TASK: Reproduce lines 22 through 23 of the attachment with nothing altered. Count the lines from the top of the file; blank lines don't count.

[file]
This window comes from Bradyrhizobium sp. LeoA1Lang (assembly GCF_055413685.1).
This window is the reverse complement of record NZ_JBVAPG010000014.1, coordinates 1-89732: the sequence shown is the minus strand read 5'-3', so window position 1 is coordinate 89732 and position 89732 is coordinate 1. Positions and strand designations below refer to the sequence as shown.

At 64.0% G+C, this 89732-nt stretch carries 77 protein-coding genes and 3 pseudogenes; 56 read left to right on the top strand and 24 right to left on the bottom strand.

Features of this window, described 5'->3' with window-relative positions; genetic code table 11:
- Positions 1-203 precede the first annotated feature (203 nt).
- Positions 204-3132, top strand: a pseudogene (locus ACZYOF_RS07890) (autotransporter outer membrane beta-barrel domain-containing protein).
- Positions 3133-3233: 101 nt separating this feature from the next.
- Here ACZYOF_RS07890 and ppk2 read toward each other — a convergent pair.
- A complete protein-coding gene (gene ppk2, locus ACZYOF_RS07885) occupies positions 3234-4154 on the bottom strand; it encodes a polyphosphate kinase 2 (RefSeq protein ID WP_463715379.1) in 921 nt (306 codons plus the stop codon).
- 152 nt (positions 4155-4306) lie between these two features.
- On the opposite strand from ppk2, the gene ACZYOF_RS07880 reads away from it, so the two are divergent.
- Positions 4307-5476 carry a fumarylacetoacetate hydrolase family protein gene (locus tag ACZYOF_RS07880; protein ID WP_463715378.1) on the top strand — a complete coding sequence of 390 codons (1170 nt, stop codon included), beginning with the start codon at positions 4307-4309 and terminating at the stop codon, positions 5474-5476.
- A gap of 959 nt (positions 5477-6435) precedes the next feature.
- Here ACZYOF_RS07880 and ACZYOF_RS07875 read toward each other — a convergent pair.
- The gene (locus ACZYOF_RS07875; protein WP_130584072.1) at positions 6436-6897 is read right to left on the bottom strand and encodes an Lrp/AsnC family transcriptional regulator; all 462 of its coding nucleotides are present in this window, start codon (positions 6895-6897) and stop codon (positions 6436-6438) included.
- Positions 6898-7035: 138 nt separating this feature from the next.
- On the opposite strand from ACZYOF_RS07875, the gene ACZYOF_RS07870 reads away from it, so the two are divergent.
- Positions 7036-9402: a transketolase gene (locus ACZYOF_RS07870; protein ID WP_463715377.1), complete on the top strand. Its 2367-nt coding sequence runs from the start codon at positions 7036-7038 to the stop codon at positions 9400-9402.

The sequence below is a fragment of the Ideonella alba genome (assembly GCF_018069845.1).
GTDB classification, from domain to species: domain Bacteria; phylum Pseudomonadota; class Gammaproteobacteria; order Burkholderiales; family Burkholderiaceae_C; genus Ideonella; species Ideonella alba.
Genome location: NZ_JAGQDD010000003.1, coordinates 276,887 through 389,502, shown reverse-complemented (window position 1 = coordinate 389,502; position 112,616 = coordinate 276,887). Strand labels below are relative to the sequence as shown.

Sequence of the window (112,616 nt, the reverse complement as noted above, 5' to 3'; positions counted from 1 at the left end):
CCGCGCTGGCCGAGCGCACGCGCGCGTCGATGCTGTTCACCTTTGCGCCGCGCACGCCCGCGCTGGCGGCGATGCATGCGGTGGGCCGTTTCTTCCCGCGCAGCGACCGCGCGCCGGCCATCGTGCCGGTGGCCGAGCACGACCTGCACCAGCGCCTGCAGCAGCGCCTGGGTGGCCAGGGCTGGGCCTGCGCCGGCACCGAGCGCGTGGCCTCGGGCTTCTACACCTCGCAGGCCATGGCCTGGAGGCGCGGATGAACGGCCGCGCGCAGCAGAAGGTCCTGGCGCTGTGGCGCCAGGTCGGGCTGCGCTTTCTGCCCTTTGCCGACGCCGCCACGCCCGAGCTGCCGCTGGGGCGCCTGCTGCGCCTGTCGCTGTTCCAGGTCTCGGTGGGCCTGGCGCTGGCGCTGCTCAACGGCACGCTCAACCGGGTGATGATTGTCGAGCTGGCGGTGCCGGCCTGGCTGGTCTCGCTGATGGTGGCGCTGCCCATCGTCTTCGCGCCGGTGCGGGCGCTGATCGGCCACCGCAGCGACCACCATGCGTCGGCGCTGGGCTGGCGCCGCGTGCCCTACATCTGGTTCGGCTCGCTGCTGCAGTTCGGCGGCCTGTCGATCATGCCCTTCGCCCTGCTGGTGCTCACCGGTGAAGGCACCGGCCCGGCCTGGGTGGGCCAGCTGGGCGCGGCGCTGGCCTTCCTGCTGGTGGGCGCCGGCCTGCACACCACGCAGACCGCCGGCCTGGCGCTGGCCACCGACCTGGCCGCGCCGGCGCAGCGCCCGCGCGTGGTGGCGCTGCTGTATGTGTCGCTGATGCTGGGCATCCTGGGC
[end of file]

Sequence of the window (112,616 nt, the reverse complement as noted above, 5' to 3'; positions counted from 1 at the left end):
CCGCGCTGGCCGAGCGCACGCGCGCGTCGATGCTGTTCACCTTTGCGCCGCGCACGCCCGCGCTGGCGGCGATGCATGCGGTGGGCCGTTTCTTCCCGCGCAGCGACCGCGCGCCGGCCATCGTGCCGGTGGCCGAGCACGACCTGCACCAGCGCCTGCAGCAGCGCCTGGGTGGCCAGGGCTGGGCCTGCGCCGGCACCGAGCGCGTGGCCTCGGGCTTCTACACCTCGCAGGCCATGGCCTGGAGGCGCGGATGAACGGCCGCGCGCAGCAGAAGGTCCTGGCGCTGTGGCGCCAGGTCGGGCTGCGCTTTCTGCCCTTTGCCGACGCCGCCACGCCCGAGCTGCCGCTGGGGCGCCTGCTGCGCCTGTCGCTGTTCCAGGTCTCGGTGGGCCTGGCGCTGGCGCTGCTCAACGGCACGCTCAACCGGGTGATGATTGTCGAGCTGGCGGTGCCGGCCTGGCTGGTCTCGCTGATGGTGGCGCTGCCCATCGTCTTCGCGCCGGTGCGGGCGCTGATCGGCCACCGCAGCGACCACCATGCGTCGGCGCTGGGCTGGCGCCGCGTGCCCTACATCTGGTTCGGCTCGCTGCTGCAGTTCGGCGGCCTGTCGATCATGCCCTTCGCCCTGCTGGTGCTCACCGGTGAAGGCACCGGCCCGGCCTGGGTGGGCCAGCTGGGCGCGGCGCTGGCCTTCCTGCTGGTGGGCGCCGGCCTGCACACCACGCAGACCGCCGGCCTGGCGCTGGCCACCGACCTGGCCGCGCCGGCGCAGCGCCCGCGCGTGGTGGCGCTGCTGTATGTGTCGCTGATGCTGGGCATCCTGGGC